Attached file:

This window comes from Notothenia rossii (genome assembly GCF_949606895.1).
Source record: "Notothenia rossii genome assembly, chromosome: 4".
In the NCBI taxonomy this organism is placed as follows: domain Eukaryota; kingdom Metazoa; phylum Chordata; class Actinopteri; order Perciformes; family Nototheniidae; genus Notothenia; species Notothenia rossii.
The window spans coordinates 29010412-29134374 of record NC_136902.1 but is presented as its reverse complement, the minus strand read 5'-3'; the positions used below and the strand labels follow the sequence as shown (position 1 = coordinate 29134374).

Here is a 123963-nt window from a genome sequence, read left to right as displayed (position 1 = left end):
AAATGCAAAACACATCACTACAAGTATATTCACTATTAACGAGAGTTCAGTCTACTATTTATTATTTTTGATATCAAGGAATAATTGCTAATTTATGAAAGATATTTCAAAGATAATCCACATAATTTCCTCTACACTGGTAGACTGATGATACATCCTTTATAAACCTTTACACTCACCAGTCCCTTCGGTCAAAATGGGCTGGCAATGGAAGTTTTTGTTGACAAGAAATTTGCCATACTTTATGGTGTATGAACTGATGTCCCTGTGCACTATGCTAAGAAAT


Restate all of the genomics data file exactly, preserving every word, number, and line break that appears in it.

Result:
This window comes from Notothenia rossii (genome assembly GCF_949606895.1).
Source record: "Notothenia rossii genome assembly, chromosome: 4".
In the NCBI taxonomy this organism is placed as follows: domain Eukaryota; kingdom Metazoa; phylum Chordata; class Actinopteri; order Perciformes; family Nototheniidae; genus Notothenia; species Notothenia rossii.
The window spans coordinates 29010412-29134374 of record NC_136902.1 but is presented as its reverse complement, the minus strand read 5'-3'; the positions used below and the strand labels follow the sequence as shown (position 1 = coordinate 29134374).

Here is a 123963-nt window from a genome sequence, read left to right as displayed (position 1 = left end):
AAATGCAAAACACATCACTACAAGTATATTCACTATTAACGAGAGTTCAGTCTACTATTTATTATTTTTGATATCAAGGAATAATTGCTAATTTATGAAAGATATTTCAAAGATAATCCACATAATTTCCTCTACACTGGTAGACTGATGATACATCCTTTATAAACCTTTACACTCACCAGTCCCTTCGGTCAAAATGGGCTGGCAATGGAAGTTTTTGTTGACAAGAAATTTGCCATACTTTATGGTGTATGAACTGATGTCCCTGTGCACTATGCTAAGAAAT